Only 27% of respondents said they have some form of accounts payable (AP) automation already implemented. Meanwhile, almost three-fourths of the companies have yet to implement AP automation but plan to do so within three years.
One of the areas with the most growth potential is in real-time payments (RTP), where the mid-market firms are outpacing their smaller and larger counterparts. Roughly a quarter of larger firms and a third of smaller companies plan to adopt RTP within three years, while mid-sized firms are at 40%. Not only are mid-sized businesses ahead of larger ones in relation to RTP, they also are implementing more payment innovations on average.
Benefits of making the AP automation change include: a reduction in invoice errors, fraud and check usage; higher compliance rates; and time saving. “In a sense, these businesses have a comprehensive, holistic approach to payments innovation,” states the Playbook. “AP automation serves the front end of the invoice process while real-time and card-based payments address the back end. This ensures that funds are quickly and accurately settled, and implementing them together helps optimize the whole system rather than just one part.”
As with any change, the process can take some time. The Playbook broke businesses down into three groups—leaders (at least four innovations), midfielders (four innovations or fewer) and laggards (three innovations or fewer)—based on the speed of their payment automation adoption.
Technology is far and away the most automation-ready industry with a nearly 90% level of payments automation already implemented. Banking and financial services were a distant second and third, and retail trade and construction were in the cellar.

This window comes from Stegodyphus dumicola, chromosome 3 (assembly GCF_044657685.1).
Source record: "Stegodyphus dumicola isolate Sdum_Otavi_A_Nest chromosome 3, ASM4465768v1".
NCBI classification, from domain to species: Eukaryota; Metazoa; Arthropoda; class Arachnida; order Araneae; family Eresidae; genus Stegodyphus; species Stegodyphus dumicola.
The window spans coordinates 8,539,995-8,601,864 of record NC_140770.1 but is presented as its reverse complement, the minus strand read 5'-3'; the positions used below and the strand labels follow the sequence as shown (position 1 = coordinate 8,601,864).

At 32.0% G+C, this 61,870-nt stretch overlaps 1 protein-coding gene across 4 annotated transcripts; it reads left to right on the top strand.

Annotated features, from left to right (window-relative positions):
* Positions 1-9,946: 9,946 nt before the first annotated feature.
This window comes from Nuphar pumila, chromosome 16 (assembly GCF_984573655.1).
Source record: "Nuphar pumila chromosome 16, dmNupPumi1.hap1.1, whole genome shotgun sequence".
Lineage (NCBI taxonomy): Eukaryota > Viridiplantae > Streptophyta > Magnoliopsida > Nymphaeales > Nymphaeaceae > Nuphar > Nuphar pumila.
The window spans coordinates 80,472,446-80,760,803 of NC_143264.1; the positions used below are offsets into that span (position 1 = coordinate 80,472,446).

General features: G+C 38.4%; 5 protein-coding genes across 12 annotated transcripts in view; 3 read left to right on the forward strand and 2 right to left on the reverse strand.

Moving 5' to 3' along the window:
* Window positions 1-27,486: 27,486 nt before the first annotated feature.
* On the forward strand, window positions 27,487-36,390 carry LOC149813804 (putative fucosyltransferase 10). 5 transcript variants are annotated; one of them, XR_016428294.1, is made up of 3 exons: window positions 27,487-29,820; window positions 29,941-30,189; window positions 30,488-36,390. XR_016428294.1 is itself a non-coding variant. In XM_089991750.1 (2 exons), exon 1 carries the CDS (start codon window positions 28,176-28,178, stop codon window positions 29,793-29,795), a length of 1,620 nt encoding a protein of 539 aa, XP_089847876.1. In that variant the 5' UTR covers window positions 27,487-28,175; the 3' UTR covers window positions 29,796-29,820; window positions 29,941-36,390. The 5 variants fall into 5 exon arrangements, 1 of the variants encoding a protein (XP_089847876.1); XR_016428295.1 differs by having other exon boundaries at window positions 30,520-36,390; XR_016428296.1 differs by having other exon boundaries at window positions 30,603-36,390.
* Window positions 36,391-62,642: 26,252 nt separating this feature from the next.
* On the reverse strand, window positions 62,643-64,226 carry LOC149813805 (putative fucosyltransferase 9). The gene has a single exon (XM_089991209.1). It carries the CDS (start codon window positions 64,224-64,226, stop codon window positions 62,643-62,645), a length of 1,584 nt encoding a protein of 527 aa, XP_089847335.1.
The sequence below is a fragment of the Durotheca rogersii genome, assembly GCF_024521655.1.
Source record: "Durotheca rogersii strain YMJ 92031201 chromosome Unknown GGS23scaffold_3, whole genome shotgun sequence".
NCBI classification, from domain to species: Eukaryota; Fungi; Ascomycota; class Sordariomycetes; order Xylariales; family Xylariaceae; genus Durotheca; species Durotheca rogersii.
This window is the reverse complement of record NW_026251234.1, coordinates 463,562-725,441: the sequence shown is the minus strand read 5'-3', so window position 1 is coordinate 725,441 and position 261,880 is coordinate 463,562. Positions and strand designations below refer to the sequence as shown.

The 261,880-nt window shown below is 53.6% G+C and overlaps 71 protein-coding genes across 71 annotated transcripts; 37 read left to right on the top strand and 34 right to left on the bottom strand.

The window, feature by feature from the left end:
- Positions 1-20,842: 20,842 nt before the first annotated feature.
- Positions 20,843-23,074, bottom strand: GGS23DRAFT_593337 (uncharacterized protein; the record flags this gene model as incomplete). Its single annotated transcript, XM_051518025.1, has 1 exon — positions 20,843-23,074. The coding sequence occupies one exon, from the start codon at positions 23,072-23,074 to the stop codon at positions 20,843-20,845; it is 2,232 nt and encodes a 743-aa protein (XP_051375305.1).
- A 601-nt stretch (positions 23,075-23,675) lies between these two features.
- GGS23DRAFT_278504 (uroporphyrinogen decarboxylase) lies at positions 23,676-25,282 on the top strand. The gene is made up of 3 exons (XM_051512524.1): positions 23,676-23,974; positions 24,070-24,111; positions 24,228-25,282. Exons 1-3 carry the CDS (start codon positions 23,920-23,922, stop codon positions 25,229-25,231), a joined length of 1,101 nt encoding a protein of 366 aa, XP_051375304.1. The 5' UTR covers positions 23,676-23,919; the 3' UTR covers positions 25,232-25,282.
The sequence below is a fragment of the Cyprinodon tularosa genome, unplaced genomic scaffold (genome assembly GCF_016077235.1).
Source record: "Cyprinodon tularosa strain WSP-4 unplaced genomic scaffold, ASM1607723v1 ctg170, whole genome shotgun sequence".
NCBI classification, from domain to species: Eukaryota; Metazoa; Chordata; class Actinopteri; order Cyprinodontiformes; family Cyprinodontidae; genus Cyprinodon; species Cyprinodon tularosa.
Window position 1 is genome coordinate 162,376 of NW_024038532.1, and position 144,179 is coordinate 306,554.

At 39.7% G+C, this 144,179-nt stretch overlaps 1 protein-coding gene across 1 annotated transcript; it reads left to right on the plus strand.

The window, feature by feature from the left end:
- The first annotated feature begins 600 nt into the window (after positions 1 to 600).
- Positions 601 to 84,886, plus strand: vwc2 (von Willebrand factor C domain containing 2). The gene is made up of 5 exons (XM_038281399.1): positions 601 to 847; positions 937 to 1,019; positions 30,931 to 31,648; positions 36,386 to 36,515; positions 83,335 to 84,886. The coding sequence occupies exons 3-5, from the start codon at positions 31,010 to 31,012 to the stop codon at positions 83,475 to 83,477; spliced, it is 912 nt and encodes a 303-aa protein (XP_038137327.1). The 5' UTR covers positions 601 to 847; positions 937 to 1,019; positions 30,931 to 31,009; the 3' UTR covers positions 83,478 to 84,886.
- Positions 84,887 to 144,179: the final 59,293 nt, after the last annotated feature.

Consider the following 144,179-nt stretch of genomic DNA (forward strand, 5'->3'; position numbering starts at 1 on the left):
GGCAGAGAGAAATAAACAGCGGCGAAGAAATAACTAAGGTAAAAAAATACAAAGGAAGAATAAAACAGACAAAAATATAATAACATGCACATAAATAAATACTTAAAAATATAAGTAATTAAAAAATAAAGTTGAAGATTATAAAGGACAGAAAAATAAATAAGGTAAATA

Leaders, midfielders and laggards each expect to see a decline in cash and check usage in the future. Leaders and midfielders predict check usage will be cut in half, while laggards are almost at 50%. Leaders and midfielders said ACH payment methods will increase. New payment technology, such as cryptocurrencies and virtual card e-payments, are also expected to skyrocket within leaders and midfielders.
Roughly a fifth of professional services, health care and wholesale trade firms plan to have B2B payment automation within the next 12 months. More than a quarter of financial services companies plan to automate payments between one and three years, while a quarter of transportation firms said it will be at least three years before automation is planned.
—Michael Miller, managing editor
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Public-private partnerships, commonly known as P3s or PPPs, are a method of involving private parties in some or all of the financing, design, construction and operation of traditionally public building or infrastructure projects. Recently, P3s have become a more popular means of constructing or financing public projects. They have received more attention because some states, such as Illinois, are short on public funds and long on the need to repair crumbling infrastructure and deliver necessary public buildings. A P3 might entail a private entity participating in financing, designing, building and operating a facility normally operated and controlled by a local or state government or, alternatively, it might include only some of those steps with a private developer utilizing a public body’s bonding authority or agreeing to accept payment from the operation of a revenue-producing asset.